Tuesday 24 April 2018

Television review: Trump closes the eejit loophole

* The Mad World of Donald Trump (Channel 4)
* The Week in Politics (RTE1)

Illustration: Jim Cogan.
Illustration: Jim Cogan.
Declan Lynch

Declan Lynch

When all this is over, and Donald Trump is President of the United States - or not as the case may be - he will have contributed in at least one way to the world's wisdom. He will have demonstrated that rich people can be eejits too.

For those of us who have looked deeply into this subject, who have done the hard yards, one of the constant frustrations is this free pass which is accorded to the rich, for no reason except that they have money - or at least they appear to have money.

Even this may be a false assumption in an era in which Donald Trump can be having long arguments with Forbes magazine about how much money he really has, with a difference of several billions between the Forbes estimate and the Donald's. And there is another figure out there, which suggests that if Trump had simply invested the money he inherited from his father in the most ordinary of savings schemes, and taken himself off to the golf course for the last 30 years, he would now have a few billion more than he allegedly does.

Indeed on "The Mad World of Donald Trump", his supporters strongly asserted that it was Trump's wealth which made him an attractive candidate, because it meant that he wouldn't be corrupted by corporate donations but also because it showed what a smart guy he is - again we were hearing this assumption that the rich are somehow immune from the curse of eejitry, the beneficiaries of a kind of Eejit Exemption Clause, a loophole which is closed to the rest of us.

Thanks to Trump, in this area at least, I feel that the tide may be turning. He is such a massive eejit, with every public appearance he seems to be closing that loophole without even trying - you could say that it closes itself.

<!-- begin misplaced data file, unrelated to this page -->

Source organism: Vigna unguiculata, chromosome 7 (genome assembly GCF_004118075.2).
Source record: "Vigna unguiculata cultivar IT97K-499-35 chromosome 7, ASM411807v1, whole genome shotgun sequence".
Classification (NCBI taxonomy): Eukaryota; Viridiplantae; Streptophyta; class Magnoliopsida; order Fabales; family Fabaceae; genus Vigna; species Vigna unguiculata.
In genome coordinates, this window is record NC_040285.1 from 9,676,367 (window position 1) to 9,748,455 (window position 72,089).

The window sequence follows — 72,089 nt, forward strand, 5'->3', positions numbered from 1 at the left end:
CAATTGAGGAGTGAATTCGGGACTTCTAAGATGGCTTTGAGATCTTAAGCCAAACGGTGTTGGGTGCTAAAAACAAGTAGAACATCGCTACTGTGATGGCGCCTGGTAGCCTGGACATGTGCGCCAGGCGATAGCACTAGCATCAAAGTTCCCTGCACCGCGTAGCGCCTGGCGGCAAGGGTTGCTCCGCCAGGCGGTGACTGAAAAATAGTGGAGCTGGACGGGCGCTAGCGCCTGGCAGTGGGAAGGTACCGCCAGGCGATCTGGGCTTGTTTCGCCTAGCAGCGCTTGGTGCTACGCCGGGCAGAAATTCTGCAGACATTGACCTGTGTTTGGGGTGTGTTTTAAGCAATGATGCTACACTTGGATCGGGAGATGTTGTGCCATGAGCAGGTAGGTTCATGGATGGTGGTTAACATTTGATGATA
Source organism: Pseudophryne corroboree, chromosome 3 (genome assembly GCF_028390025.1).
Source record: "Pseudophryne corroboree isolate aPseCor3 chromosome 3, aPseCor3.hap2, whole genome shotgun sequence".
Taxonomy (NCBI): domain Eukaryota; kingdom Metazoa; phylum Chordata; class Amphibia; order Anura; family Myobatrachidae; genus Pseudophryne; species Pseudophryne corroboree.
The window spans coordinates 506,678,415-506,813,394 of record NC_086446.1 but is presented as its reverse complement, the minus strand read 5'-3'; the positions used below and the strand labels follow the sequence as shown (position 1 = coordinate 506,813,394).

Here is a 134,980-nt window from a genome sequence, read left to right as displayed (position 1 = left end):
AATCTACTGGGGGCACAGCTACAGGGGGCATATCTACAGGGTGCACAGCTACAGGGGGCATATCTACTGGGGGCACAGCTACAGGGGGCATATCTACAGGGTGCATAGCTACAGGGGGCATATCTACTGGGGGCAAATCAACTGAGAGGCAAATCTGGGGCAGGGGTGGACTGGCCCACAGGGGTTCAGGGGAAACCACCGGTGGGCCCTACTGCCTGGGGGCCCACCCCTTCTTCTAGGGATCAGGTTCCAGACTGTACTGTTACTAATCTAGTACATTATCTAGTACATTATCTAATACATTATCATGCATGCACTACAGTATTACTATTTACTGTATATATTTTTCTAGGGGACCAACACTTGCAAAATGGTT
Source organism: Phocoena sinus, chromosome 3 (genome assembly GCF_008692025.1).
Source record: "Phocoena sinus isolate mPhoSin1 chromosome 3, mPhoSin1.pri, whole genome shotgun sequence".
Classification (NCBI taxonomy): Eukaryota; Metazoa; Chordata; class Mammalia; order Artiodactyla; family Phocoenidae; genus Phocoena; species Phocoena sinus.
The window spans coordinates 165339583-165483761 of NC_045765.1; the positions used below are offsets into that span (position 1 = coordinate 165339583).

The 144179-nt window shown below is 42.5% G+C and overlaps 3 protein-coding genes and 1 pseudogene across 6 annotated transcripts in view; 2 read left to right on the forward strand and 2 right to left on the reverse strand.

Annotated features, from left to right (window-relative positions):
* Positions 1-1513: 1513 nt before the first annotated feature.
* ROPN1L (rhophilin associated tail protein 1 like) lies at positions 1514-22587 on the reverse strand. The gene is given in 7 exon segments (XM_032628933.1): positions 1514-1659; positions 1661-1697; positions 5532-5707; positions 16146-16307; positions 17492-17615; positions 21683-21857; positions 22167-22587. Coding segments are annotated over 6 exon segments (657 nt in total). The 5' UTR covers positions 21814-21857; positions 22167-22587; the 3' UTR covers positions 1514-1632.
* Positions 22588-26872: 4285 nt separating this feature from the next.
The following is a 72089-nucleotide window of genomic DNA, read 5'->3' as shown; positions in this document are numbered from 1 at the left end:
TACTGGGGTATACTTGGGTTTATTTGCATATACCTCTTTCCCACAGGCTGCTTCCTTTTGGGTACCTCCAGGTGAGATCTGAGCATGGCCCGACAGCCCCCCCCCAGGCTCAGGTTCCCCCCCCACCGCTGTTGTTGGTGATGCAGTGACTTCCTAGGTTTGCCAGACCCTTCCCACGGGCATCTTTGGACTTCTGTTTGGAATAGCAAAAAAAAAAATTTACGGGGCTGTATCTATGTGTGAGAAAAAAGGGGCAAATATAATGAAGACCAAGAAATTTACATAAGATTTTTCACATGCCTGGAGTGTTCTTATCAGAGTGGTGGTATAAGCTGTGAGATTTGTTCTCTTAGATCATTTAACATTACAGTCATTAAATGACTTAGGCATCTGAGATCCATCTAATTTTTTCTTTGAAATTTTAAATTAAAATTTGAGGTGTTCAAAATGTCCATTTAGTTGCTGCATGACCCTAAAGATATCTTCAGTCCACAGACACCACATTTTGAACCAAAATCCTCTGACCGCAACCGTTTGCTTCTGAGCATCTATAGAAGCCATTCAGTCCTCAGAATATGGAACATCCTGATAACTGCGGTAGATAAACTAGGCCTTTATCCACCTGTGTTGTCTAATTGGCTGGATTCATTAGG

Indeed so vast is his eejitry he illustrates that, if anything, a rich person of his ilk is perhaps more likely to become an eejit than a person from any other socio-economic group. It's all there, the total self-confidence, the conviction that they are great crack and great fellows altogether, the crucial lack of introspection which means that they never read a good book, one which might cause them to doubt even some small part of their ludicrous worldview.

And because they have money, they have power, which means that they tend to be much more dangerous than the average eejit, whose operation is largely confined to his local area.

In "The Mad World...", reporter Matt Frei brought us a piece of information which makes Trump seem even more dangerous than his rich brethren, bringing us back to his schooldays when Trump was so given to physical violence, getting into so many fights with other pupils and with teachers, at the age of "11 or 12" he was shipped off to an institution called the New York Military Academy.

It was suggested that whatever chance he might have had of becoming a rounded individual was scuppered right there - the term "arrested development" was used.

Again we can discern the deep immaturity, a kind of infantilism which is common to all eejits, allied to something more threatening, and raised to a different level altogether when we contemplate the fact that this man is running for President.

There are harmless eejits and there are eejits who can do an awful lot of harm, and it is clear to which grouping the Trumpster belongs.


Which brings us somehow to the interview with Enda Kenny on The Week In Politics, a traditional encounter of no significance whatsoever which takes place on the Sunday of the Ard-Fheis.

And there was Aine Lawlor finishing off with the question they all love to be asking - what is the date of the election, Taoiseach?

And the Taoiseach loves them to be asking that question, because it gives him the chance to finish on what they call "an upbeat note", a little knowing grin and a line to the effect that he knows, but he's not telling.

But then they know that he won't be telling, yet still they ask the question.

I wonder what would happen if they just didn't ask the question?

But I guess that would be taking all the fun out of it.

Sunday Indo Living

Entertainment Newsletter

Going out? Staying in? From great gigs to film reviews and listings, entertainment has you covered.

Editors Choice

Also in Entertainment